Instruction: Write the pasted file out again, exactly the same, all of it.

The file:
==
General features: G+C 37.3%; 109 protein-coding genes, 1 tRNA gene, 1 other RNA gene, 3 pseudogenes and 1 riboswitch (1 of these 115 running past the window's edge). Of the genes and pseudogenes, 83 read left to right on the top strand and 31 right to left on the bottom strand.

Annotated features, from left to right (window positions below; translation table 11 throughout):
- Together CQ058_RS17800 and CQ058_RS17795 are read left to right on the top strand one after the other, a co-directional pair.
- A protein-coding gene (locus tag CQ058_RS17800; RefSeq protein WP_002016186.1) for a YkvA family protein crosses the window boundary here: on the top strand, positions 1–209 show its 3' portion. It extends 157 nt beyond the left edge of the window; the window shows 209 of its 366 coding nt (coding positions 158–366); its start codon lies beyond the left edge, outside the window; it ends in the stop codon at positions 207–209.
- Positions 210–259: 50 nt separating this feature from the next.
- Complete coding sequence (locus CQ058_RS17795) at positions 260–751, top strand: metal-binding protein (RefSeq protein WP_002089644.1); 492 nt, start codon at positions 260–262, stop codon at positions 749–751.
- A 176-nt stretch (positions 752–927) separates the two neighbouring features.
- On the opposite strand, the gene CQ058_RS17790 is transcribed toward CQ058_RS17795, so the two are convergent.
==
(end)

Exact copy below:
General features: G+C 37.3%; 109 protein-coding genes, 1 tRNA gene, 1 other RNA gene, 3 pseudogenes and 1 riboswitch (1 of these 115 running past the window's edge). Of the genes and pseudogenes, 83 read left to right on the top strand and 31 right to left on the bottom strand.

Annotated features, from left to right (window positions below; translation table 11 throughout):
- Together CQ058_RS17800 and CQ058_RS17795 are read left to right on the top strand one after the other, a co-directional pair.
- A protein-coding gene (locus tag CQ058_RS17800; RefSeq protein WP_002016186.1) for a YkvA family protein crosses the window boundary here: on the top strand, positions 1–209 show its 3' portion. It extends 157 nt beyond the left edge of the window; the window shows 209 of its 366 coding nt (coding positions 158–366); its start codon lies beyond the left edge, outside the window; it ends in the stop codon at positions 207–209.
- Positions 210–259: 50 nt separating this feature from the next.
- Complete coding sequence (locus CQ058_RS17795) at positions 260–751, top strand: metal-binding protein (RefSeq protein WP_002089644.1); 492 nt, start codon at positions 260–262, stop codon at positions 749–751.
- A 176-nt stretch (positions 752–927) separates the two neighbouring features.
- On the opposite strand, the gene CQ058_RS17790 is transcribed toward CQ058_RS17795, so the two are convergent.